2017 gave us another Blade Runner, but this year’s futuristic architecture had us feeling like we were actually living inside the dystopian film. The most incredible projects, rounded up below, range from a dancing skyscraper in Manhattan to a home made of cargo containers in the desert to an obese house in Vienna. Keep reading to see the architecture—including high-rises, houses and installations—that amazed us this year.
American Copper Buildings – SHoP Architects
These two luxury apartment buildings in Manhattan feature an unconventional design: The copper-clad towers bend at the middle, where they are connected by a sky-bridge (and the bridge features a lap pool and lounge). The angle makes the buildings feel as if they’re in motion, like 48-story versions of the Wacky Waving Inflatable Arm-Flailing Tube Men.
Marina One – Ingenhoven Architects
This mixed-use complex in Singapore was designed to appear like a “plant-covered mountain rising into the skyline.” But even more impressive than its outward appearance is its inner space: Its “Green Heart” features winding wood walkways—inspired by paddy field terraces—that surround a garden with more than 700 trees.
Joshua Tree Residence – Whitaker Studio
This house made of cargo-containers is being built in Joshua Tree, but looks like it could be on the desert planet of Tatooine. Painted bright white and pointed in all directions, the starburst-shaped home maximizes the views of the landscape, and inside, there are three bedrooms, each with an en-suite bathroom, plus a kitchen and open living space.
Skyli Trekking Cabin – Utopia Arkitekter
Set on a trail in Iceland, this cabin is a retreat for hikers. The bright blue-painted gabled steel roof is intended to make it easily visible and protect it against extreme weather. The interior of the cabin is built of cross-laminated timber, and sleeps up to 15 people, with spaces to cook, dry clothes and keep supplies. It’s also a pre-fab design, which allows it to be transported by helicopter, and installed in just a couple days. Can we get one here in Cali?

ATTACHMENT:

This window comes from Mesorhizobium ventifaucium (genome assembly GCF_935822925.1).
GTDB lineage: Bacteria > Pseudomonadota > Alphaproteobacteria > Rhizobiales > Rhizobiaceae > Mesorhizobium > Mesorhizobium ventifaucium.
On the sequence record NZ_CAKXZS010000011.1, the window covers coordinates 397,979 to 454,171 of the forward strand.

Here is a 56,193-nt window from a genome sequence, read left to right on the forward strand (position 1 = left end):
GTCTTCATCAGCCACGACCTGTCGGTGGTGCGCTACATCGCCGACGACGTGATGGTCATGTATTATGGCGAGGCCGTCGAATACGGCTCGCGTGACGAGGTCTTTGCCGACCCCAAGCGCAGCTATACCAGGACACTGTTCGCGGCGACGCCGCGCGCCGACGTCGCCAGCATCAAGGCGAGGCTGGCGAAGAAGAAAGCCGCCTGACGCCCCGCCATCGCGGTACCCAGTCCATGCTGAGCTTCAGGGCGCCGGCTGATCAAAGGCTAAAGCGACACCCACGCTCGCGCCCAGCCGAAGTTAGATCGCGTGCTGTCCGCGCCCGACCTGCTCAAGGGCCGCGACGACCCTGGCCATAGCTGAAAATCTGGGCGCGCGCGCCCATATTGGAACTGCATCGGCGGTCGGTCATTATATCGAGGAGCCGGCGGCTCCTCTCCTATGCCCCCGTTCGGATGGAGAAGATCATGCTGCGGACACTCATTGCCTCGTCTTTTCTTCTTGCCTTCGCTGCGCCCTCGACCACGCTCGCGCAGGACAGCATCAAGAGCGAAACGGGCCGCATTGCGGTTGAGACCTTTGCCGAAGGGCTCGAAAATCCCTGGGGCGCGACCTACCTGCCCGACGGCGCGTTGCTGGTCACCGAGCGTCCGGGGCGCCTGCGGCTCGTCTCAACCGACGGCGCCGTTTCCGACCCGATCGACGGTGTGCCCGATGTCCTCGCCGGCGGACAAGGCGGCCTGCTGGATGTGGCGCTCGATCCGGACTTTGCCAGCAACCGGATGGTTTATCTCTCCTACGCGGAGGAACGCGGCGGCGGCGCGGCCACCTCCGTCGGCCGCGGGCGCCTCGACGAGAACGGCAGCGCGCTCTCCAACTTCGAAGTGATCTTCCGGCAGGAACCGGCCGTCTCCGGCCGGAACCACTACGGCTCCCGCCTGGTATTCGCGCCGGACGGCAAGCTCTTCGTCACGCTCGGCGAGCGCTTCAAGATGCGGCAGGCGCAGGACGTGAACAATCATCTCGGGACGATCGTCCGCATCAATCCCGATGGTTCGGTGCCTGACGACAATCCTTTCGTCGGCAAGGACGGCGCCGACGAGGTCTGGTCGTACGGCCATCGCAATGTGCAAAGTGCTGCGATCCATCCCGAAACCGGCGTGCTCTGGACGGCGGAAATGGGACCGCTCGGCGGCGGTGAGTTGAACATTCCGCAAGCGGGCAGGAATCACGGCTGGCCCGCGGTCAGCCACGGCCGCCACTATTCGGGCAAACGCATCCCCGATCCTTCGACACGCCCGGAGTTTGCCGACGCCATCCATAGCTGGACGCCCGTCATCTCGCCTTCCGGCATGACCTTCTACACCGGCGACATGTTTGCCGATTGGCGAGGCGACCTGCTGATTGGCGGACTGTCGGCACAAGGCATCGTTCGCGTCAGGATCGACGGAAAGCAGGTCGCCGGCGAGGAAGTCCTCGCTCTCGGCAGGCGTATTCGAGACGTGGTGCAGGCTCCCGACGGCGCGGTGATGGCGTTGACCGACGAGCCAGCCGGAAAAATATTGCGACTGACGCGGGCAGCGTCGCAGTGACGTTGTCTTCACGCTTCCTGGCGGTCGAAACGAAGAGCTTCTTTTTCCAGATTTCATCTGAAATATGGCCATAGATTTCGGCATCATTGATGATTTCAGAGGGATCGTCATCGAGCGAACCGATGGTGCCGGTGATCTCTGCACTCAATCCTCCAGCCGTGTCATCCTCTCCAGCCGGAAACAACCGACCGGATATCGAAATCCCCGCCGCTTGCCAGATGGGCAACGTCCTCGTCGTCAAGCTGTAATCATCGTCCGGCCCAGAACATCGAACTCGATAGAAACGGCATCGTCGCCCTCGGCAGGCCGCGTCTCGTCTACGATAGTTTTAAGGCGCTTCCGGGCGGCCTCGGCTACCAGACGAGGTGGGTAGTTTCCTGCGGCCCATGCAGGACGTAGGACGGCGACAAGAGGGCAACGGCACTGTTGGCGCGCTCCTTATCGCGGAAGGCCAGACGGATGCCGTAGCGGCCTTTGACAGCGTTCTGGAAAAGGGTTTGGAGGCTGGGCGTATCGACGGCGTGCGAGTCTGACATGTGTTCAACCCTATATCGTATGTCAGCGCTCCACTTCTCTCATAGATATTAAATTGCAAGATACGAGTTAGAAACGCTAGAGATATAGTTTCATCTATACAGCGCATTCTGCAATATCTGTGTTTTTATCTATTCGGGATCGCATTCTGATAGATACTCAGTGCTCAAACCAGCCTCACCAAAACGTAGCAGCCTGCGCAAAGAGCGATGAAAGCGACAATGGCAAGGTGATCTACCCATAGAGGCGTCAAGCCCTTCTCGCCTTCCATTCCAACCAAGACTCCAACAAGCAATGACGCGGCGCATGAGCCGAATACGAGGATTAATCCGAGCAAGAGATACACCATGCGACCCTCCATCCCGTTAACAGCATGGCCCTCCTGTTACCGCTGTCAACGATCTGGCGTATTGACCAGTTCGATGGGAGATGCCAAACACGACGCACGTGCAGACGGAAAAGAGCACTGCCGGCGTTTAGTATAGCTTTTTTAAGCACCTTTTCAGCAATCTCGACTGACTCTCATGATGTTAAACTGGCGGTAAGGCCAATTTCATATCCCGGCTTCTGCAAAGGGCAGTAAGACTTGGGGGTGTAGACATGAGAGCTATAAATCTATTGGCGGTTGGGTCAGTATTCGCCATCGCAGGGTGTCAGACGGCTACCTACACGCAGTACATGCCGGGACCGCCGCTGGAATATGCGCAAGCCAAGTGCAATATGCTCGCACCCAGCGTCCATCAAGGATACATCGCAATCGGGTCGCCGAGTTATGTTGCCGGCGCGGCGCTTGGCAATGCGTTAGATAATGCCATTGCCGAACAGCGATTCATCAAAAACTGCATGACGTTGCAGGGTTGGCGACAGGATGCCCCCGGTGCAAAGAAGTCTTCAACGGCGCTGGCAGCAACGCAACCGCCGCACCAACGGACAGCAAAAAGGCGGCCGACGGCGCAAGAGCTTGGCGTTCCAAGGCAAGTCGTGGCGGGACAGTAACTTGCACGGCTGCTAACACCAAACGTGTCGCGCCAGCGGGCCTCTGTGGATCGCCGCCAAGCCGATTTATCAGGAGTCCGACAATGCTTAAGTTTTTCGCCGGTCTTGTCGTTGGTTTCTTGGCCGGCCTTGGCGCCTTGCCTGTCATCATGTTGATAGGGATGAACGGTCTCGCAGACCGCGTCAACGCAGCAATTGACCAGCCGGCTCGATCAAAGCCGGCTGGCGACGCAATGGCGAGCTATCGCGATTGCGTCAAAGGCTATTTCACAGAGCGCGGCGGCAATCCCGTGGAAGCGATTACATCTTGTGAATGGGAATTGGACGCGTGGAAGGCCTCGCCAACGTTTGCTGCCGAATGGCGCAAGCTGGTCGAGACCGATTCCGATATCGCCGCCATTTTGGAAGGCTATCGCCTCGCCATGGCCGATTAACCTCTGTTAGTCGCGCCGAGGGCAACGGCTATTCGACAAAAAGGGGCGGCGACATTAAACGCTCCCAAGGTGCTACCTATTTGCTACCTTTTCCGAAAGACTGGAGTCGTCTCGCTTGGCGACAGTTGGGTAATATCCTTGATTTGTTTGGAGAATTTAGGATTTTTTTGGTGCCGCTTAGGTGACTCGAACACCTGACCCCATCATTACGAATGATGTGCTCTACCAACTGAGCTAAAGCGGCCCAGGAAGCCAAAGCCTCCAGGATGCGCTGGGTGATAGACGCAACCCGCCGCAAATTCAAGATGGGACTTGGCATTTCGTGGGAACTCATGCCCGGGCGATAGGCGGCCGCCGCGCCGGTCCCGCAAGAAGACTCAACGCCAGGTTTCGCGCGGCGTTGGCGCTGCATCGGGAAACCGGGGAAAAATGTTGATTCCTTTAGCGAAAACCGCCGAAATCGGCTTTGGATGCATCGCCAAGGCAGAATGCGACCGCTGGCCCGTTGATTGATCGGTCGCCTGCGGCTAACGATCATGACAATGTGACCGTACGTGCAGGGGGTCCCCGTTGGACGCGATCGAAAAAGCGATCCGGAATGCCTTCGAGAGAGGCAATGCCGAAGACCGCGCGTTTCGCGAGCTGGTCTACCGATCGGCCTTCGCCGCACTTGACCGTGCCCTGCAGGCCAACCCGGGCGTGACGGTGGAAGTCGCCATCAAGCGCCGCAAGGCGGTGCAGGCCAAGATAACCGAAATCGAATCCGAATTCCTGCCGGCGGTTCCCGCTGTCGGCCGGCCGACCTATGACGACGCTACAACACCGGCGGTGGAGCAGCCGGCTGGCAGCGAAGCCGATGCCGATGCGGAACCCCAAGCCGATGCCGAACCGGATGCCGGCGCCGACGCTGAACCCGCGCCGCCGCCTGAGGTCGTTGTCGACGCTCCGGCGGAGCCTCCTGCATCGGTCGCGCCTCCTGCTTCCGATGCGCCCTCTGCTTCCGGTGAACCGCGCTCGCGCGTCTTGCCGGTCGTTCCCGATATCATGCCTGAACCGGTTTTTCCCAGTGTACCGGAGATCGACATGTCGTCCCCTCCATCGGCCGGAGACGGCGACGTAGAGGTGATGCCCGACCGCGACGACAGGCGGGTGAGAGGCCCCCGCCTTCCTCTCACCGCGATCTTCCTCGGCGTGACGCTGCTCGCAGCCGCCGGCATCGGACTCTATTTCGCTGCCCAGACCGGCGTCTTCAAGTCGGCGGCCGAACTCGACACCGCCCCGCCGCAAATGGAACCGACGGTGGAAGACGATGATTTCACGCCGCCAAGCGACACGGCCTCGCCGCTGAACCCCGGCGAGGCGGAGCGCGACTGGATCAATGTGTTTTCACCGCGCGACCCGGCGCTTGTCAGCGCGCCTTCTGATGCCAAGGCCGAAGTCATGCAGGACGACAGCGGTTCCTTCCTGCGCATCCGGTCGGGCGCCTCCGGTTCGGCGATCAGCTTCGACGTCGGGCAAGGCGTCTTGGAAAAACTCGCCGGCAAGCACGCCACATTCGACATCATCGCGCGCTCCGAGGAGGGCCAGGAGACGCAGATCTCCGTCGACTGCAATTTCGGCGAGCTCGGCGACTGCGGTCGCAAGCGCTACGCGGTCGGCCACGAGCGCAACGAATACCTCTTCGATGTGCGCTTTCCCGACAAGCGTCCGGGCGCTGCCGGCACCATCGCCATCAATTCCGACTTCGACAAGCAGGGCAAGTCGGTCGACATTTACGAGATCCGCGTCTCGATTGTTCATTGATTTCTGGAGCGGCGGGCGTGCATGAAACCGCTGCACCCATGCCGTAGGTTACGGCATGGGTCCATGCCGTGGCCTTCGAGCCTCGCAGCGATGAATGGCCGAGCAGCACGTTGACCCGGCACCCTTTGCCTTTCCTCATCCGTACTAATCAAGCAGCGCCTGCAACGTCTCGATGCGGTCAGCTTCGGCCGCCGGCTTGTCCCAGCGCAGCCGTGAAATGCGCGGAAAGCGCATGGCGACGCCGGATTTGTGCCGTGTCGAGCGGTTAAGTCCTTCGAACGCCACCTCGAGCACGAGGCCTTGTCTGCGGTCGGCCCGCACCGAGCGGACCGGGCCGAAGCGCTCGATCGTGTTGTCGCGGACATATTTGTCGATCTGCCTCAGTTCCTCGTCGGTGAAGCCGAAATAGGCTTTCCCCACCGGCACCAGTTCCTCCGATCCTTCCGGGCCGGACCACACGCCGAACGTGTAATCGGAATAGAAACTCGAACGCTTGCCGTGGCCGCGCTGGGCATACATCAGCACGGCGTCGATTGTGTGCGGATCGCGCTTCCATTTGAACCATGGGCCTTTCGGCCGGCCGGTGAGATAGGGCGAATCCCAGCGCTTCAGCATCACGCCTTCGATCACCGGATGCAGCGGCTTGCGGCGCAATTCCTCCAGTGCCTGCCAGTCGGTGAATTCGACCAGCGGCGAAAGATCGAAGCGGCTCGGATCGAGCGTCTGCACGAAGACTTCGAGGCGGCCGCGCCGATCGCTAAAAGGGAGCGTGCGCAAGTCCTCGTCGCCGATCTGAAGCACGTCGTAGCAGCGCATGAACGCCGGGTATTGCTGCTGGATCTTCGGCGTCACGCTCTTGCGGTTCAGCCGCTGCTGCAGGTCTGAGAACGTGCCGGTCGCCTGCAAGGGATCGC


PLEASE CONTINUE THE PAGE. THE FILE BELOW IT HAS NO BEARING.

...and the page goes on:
Konieczny’s Ark – Robert Konieczny
We always thought “paranoia will destroy ya,” but in the case of this architect, it led him to create this striking home. Located on an isolated plot in Poland, security was the main influence on the design of the structure, which features bedrooms that elevate off the sloping hillside, a retractable wall that can protect the floor-to-ceiling windows, and a drawbridge for a front door. It’s our zombie apocalypse dream house.
Vertical House – Miró Rivera Architects
This five-story house just outside of Dallas was built for a collector of exotic plants who wanted unobstructed views of his forest-like surroundings. In addition to its 60-foot-tall glass walls, the home features a glass-enclosed stairwell and a rooftop terrace, where the downtown skyline is visible over the treetops.
Fat House – Erwin Wurm
This installation by Austrian artist Erwin Wurm is one of the fattest things we saw this year (sorry for the bad pun). Set in front of a baroque palace in Vienna, the house is the artist’s reaction to consumer culture, and features bulging walls (made of polystyrene) that look as poke-able as the Pillsbury Doughboy. Inside the structure, the house asks visitors questions, such as, “When does a house become art and who determines that?” Also, if you haven’t already, make sure to check out Wurm’s Fat Cars.
Mirage – Doug Aitken
One of 16 site-specific works installed in Southern California as part of the Desert X exhibition, “Mirage” by artist Doug Aitken looks like an optical illusion. The ranch-style house is completely clad in mirrors so that it blends into and absorbs its surroundings. “It’s almost as if this work is meant to be invisible,” Aitken said in an interview with artnet. “It’s created to appear and disappear and to become a vortex of the landscape around it.”